NBD protocol (from version 2.6)
The protocol is a binary protocol. All multibyte values are sent in network byte order .
First there is an initialization phase in which data is exchanged between the NBD server and the NBD client program. This protocol is independent of the NBD driver in the Linux kernel and varies with different NBD implementations.
The old handshake protocol supports exactly one block device per port. As soon as a client has connected to the NBD server, the server sends the following data structure:
|0||char ||INIT_PASSWD||Identification string
|8th||uint64_t||cliserv_magic||Magic Number 0x00420281861253|
|16||uint64_t||export_size||Size of the exported block device (in bytes)|
|28||char ||reserved||Reserved (currently filled with zero bytes)|
If the client does not accept the identification string or the magic number, it closes the connection. Otherwise the connection is considered to have been successfully established.
Version ≥ 2.9.17
The new handshake protocol uses the IANA-registered port 10809 and another message format that allows the server to offer several block devices via a TCP port, from which the client can select one by name. In addition, the 32-bit flags have been split into 2 16-bit parts, which make it possible to separate server-global and device-dependent flags.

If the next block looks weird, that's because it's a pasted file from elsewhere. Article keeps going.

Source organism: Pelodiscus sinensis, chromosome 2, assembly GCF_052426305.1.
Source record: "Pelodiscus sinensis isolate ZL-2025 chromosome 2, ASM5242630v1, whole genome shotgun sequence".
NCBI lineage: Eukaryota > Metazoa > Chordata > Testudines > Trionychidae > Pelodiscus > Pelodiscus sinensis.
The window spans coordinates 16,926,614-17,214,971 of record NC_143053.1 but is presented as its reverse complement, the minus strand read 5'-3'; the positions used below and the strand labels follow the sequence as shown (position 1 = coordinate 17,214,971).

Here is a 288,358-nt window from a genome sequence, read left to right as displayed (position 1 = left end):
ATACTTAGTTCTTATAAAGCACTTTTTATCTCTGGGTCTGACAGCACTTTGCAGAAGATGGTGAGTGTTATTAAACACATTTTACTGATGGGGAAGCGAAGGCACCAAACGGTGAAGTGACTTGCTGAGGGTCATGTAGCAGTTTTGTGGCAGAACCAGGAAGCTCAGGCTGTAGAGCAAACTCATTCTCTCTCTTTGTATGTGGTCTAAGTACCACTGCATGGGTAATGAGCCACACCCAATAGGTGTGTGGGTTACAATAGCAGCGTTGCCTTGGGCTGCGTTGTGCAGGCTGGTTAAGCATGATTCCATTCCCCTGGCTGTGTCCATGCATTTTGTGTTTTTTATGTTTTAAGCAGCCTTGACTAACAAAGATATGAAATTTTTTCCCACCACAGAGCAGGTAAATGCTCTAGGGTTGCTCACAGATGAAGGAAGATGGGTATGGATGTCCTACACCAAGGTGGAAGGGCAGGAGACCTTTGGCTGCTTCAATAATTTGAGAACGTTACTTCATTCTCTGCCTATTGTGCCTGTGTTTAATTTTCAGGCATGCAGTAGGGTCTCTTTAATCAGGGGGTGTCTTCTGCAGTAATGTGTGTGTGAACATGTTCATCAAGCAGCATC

|0||char ||INIT_PASSWD||Identification string
|8th||uint64_t||cliserv_magic||Magic Number 0x49484156454F5054 (= "IHAVEOPT")|
|16||uint16_t||server_flags||Flags that apply to the entire server. The flags usually have the value 0003 hex . The bits mean in detail:
The client responds with its flags. Since no flags have been defined so far, they only consist of 32 zero bits:
|0||uint32_t||client_flags||Previously the same meaning as server_flags, also usually 0000'0003 hex .|
The client then sends various options, which the server acknowledges either accepting or rejecting: